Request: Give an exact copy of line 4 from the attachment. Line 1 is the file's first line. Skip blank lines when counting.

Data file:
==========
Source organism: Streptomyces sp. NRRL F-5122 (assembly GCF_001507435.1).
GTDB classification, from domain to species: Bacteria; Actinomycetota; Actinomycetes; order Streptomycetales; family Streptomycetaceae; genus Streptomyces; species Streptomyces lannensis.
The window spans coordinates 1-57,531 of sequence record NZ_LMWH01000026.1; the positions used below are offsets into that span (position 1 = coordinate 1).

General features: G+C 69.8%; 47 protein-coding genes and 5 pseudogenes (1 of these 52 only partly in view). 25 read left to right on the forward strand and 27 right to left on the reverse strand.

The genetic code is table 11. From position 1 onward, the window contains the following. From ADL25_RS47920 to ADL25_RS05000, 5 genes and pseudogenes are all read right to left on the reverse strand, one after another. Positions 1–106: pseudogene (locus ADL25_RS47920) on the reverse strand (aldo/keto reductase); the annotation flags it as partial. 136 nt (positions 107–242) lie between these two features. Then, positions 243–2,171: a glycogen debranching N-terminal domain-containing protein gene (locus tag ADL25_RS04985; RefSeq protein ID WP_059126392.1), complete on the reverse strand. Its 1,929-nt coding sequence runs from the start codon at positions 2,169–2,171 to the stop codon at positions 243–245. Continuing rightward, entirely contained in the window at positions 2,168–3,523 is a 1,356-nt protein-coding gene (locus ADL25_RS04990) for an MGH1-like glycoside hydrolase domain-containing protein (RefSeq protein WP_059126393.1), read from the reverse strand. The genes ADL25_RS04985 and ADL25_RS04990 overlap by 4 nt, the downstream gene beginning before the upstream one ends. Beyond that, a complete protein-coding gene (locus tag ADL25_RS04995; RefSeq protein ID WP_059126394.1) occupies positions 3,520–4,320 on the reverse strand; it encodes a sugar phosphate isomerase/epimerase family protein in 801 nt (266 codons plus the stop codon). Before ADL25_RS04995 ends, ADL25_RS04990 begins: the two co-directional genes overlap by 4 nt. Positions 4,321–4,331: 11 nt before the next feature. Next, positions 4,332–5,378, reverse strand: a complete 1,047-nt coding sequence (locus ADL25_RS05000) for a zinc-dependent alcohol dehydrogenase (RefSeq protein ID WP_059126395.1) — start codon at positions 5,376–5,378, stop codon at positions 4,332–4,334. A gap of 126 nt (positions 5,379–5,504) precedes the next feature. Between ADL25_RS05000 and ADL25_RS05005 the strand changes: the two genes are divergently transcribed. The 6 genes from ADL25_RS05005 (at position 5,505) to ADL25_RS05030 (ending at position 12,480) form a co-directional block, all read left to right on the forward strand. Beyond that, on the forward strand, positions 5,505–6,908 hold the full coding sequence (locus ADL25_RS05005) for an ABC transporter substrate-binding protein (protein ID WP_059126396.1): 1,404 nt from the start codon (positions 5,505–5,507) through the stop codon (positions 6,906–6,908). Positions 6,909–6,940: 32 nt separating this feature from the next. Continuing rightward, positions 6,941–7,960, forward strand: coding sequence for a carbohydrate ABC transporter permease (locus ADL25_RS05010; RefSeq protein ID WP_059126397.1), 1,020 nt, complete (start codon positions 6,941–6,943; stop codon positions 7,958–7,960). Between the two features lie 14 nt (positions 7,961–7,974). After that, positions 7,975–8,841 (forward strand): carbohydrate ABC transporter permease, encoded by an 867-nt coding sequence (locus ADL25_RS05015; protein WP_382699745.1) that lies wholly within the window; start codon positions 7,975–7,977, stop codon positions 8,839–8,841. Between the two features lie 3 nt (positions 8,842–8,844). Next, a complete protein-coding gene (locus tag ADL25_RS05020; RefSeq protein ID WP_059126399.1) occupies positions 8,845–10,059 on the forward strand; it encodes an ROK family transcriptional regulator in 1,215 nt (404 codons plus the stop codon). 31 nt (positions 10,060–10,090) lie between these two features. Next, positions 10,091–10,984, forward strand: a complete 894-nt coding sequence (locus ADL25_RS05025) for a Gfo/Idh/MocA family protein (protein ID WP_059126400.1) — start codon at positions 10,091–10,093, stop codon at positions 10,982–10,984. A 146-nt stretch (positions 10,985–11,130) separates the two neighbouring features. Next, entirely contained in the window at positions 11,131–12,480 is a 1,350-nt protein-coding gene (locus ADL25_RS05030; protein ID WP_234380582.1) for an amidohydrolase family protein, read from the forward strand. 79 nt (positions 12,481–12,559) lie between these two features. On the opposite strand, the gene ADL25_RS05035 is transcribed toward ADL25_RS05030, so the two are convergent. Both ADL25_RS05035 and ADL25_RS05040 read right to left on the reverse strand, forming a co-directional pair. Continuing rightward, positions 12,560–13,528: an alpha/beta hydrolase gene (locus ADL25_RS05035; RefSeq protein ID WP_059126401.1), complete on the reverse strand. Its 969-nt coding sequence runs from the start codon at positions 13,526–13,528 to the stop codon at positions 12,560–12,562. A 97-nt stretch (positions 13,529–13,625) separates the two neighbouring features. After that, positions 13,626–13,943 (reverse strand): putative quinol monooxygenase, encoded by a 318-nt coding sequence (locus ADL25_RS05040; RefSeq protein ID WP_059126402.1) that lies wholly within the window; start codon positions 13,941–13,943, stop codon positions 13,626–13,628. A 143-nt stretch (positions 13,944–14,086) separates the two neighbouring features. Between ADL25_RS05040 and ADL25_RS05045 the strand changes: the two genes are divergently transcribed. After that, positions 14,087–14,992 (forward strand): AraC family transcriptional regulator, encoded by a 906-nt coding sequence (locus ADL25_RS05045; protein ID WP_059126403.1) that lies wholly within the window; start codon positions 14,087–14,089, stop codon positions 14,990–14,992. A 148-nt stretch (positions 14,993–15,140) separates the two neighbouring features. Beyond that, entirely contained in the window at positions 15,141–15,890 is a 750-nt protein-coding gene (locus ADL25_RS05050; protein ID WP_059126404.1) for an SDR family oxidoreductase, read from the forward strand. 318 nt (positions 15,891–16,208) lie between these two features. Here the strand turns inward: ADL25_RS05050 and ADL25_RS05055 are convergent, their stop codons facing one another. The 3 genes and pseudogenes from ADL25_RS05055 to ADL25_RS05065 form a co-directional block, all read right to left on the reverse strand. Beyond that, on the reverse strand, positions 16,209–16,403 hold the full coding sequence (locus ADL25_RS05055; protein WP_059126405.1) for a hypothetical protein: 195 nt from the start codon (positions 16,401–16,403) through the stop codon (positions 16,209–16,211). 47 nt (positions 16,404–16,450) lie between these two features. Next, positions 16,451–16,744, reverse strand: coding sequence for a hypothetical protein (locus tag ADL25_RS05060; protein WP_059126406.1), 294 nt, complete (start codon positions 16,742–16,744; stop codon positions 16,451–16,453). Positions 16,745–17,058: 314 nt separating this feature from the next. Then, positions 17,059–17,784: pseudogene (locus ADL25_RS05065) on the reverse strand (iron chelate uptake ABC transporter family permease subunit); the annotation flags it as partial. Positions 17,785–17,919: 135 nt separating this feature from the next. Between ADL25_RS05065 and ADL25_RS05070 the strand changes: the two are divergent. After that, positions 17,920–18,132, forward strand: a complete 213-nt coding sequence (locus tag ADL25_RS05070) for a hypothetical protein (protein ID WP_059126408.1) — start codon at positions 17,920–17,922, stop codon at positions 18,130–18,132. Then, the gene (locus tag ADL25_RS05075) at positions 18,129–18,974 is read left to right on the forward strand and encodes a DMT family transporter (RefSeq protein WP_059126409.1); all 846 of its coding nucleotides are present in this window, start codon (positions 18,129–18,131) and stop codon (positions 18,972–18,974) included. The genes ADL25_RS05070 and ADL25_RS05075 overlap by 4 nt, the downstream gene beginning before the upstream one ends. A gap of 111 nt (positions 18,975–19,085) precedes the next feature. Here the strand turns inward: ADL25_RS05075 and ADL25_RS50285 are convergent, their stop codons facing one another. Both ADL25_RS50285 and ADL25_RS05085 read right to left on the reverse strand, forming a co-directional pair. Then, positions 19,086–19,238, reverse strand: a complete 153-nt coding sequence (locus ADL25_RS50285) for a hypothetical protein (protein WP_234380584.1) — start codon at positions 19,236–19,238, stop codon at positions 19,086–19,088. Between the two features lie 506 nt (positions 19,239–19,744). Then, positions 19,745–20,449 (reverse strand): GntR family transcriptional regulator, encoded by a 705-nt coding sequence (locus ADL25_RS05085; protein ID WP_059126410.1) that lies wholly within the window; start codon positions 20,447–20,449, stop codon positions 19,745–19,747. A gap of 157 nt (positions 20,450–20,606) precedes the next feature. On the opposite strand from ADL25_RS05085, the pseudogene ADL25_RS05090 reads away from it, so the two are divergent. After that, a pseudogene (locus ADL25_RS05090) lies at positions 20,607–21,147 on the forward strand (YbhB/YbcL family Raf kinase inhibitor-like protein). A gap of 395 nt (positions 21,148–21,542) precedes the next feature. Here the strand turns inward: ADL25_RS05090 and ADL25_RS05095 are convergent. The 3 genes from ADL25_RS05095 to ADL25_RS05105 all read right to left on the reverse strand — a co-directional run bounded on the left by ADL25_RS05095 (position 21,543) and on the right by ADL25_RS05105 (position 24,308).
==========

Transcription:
General features: G+C 69.8%; 47 protein-coding genes and 5 pseudogenes (1 of these 52 only partly in view). 25 read left to right on the forward strand and 27 right to left on the reverse strand.